- Galen Moore
077: Boston Speaks Up with Zach Servideo of Value Creation Labs
Updated: Jun 19, 2022
Boston Speaks Up (BSU) is a podcast owned and operated by Value Creation Labs. Listen to BSU on any podcast platform you choose: SoundCloud, Spotify, Apple Podcasts, Stitcher, and Google Play.
Zach Servideo is an entrepreneur and the founder of Value Creation Labs® (VCL), a brand studio-growth accelerator. The 15-year consulting veteran has spent time in Boston, San Francisco and Los Angeles.
Known for his boundless energy and storytelling prowess, Servideo is a sought out chief brand officer of sorts for companies looking to elevate their public presence and stoke growth. In 2021, he created VCL as a means to one day realize his vision to own and operate a venture studio. He’s currently building toward that goal helping provide flexible consulting services to a range of companies. He also has an investor network betting on those same companies.
Servideo nurtures a dynamic VCL talent consortium ranging from artists and writers to patent attorneys and bankers. He’s currently working with a group of Boston-based tech journalists on a series of custom analyst reports for Silicon Valley Bank, New England Venture Capital Association, Glasswing Ventures and Accomplice. With Servideo serving as publisher, the reports shed light on innovations from Boston that are hiding in plain sight and yet driving global economic growth. VCL recently released its latest report on cybersecurity (download for FREE).
Of course, he’s also the founder and host of Boston Speaks Up (BSU), an innovation podcast visiting with inspiring people from all walks of life that is sponsored by Silicon Valley Bank. Founded in 2018, BSU helped catapult Servideo back into the Boston innovation community he spent much of the 2000s and early 2010s in, before a five year stint in Los Angeles.
He began his career at Schwartz Communications in the mid 2000s before transitioning to a role at fama PR in 2009 which found him embedded in the Cambridge Innovation Center (CIC) community at One Broadway, Kendall Square. It was at fama/CIC where Servideo began honing the craft of developing brands and taking startups to market — Opower (acquired by Oracle in 2016), Suniva, TweetMyJobs, CloudLock, to name a few.
By 2012, he took the entrepreneurial plunge, created his first LLC and developed a business plan to bring his abilities to Los Angeles at a time when ‘Silicon Beach’ was just taking off. He spent 5 years between LA and San Francisco bringing companies to market and helping them reach successful exits — Klutch to eBay (2015), Epoxy to Vemba (2016), Watchwith to Comcast (2017), Beachfront Media to PSP Capital (2017), Whosay to Viacom (2018), Downstream to Jungle Scout/Summit Partners (2021) along with several more.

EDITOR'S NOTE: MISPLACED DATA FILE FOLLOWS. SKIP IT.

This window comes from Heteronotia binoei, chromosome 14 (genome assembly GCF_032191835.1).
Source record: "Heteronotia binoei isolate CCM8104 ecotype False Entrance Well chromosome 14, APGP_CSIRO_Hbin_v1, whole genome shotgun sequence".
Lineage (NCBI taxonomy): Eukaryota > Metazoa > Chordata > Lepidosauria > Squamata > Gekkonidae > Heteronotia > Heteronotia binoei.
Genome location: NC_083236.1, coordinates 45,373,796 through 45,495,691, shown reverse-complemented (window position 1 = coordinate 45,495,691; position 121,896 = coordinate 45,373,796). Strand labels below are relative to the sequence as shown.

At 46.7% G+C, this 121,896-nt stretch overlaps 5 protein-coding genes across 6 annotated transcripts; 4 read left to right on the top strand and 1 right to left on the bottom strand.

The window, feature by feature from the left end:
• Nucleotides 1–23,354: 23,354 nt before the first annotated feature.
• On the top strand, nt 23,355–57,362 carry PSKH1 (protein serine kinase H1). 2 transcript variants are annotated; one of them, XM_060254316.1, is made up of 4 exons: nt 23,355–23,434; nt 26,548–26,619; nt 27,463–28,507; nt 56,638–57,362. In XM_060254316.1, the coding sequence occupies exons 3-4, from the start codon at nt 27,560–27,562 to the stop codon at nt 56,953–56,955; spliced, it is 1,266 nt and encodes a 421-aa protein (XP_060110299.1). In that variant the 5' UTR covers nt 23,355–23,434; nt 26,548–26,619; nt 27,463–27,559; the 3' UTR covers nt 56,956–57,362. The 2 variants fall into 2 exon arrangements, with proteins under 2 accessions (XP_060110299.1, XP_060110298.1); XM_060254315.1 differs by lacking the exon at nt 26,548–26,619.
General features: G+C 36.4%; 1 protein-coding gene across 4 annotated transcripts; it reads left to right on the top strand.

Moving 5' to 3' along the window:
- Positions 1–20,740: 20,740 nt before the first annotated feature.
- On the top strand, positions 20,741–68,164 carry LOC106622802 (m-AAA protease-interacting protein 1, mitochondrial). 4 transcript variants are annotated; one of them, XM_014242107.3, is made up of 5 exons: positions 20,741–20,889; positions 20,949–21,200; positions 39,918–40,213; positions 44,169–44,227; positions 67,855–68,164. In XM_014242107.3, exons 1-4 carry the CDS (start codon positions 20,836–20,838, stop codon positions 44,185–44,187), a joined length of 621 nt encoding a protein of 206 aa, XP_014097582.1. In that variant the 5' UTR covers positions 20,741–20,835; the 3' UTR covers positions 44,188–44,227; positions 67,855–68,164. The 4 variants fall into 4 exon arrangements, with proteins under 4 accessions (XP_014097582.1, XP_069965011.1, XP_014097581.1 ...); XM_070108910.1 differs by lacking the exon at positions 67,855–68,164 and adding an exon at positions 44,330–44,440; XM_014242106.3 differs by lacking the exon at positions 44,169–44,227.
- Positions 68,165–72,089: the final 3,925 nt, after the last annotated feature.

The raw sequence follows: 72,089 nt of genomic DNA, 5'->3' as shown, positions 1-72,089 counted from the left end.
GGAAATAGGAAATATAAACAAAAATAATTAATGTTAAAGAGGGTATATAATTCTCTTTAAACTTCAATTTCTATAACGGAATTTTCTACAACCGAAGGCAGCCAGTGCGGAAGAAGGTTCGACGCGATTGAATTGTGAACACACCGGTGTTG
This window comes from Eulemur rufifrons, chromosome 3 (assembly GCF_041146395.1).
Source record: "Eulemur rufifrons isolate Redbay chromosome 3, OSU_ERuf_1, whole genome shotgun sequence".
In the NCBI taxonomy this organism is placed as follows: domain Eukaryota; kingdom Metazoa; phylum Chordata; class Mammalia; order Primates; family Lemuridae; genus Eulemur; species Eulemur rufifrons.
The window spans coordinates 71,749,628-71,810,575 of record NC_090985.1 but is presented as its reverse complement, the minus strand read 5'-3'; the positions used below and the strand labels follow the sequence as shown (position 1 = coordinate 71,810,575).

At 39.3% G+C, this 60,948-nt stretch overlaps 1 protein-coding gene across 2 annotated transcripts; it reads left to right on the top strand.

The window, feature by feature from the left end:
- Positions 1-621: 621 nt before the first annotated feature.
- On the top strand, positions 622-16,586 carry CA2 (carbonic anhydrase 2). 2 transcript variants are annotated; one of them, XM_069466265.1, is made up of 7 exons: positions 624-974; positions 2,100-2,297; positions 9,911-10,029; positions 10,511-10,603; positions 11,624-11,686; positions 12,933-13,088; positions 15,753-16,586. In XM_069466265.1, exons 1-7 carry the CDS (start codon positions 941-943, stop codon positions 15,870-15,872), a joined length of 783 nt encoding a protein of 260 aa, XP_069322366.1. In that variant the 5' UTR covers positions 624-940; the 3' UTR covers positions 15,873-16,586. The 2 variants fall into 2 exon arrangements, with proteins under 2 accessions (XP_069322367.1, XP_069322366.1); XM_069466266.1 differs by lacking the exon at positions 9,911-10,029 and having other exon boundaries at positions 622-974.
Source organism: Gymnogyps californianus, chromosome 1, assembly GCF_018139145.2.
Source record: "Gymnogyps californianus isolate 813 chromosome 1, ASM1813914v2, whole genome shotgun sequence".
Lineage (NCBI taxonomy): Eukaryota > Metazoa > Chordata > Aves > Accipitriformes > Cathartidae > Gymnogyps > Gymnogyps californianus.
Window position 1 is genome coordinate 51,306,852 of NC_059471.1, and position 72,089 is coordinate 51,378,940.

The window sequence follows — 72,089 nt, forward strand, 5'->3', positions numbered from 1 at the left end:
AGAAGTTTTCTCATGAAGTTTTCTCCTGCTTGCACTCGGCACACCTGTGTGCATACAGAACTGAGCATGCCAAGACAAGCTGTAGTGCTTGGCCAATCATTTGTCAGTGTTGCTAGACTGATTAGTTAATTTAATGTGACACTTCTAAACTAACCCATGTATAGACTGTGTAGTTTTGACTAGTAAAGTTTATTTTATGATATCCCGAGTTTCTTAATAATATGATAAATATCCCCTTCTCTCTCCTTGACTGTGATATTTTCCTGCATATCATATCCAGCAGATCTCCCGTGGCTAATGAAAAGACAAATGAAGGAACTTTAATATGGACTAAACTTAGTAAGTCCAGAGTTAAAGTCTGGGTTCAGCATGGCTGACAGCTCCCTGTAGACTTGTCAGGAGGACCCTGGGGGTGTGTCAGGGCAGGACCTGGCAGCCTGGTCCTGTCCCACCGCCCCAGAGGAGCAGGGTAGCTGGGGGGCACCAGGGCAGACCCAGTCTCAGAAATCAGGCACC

For those listeners less familiar with Servideo’s work behind the scenes, he’s an active business development specialist working on an array of initiatives to support first time founders. For example, he serves as entrepreneur-in-residence at Endicott College’s Angle Center for Entrepreneurship where he’s a major catalyst behind the school’s startup incubator and annual Spark Tank startup competition.
He somehow manages to play soccer a couple times a week, coach his daughter’s youth soccer team and train/compete in triathlons (with one 70.3 Ironman under his belt).
You can listen to our podcast discussion embedded below or on any podcast platform you prefer (SoundCloud, Spotify, Apple Podcasts, Stitcher, and Google Play):
Where did you grow up? And how would you describe your childhood?
Methuen, MA. I was the oldest of 3. Very close to my siblings. I spent a lot of time outside, playing capture the flag in the woods, pickup basketball and soccer with friends, riding my bike around town. It was a great upbringing and a humble one. My parents worked hard so I could play sports and have opportunities.
What were some of your early jobs and what did they teach you?
When I was old enough to (12 or so), I had a paper route. By the time I was 16, I was working the service desk at Bob’s Stores. Those two jobs helped me hone my interpersonal skills. I build on that foundation when I got to college and secured employment at Pour House, a flagship bar on Boylston Street in Boston. I worked there and at their sibling bar Whiskeys for 4 years. I think everyone should work in the bar/restaurant industry. It really humbles you and teaches you the importance of practicing empathy in the direction of a broad swath of individuals.
What was your first entrepreneurial endeavor?
During summers in college, I worked full time for the City of Methuen as a landscaper, worked the weekend at the bars in Boston and also worked part time for a moving company. I identified the moving company was wasting money sending movers from the Methuen/Lawrence area to Boston for big office moves (30+ minutes in trucks each way), and I brokered a deal with the owners of the moving company to manage a team of movers at Boston University where I went to school. I’d be paid $1 per hour for each person I provided for a move. I’d organize moves once or twice a week, typically with 10+ movers working for 8–10 hours at a time. I’d often have conflicts with my other jobs, so I appointed on-site managers and built the system up to run without my presence. I’d make a few hundred dollars a weekend simply facilitating and project managing it all from afar.
Who’s your greatest inspiration in life?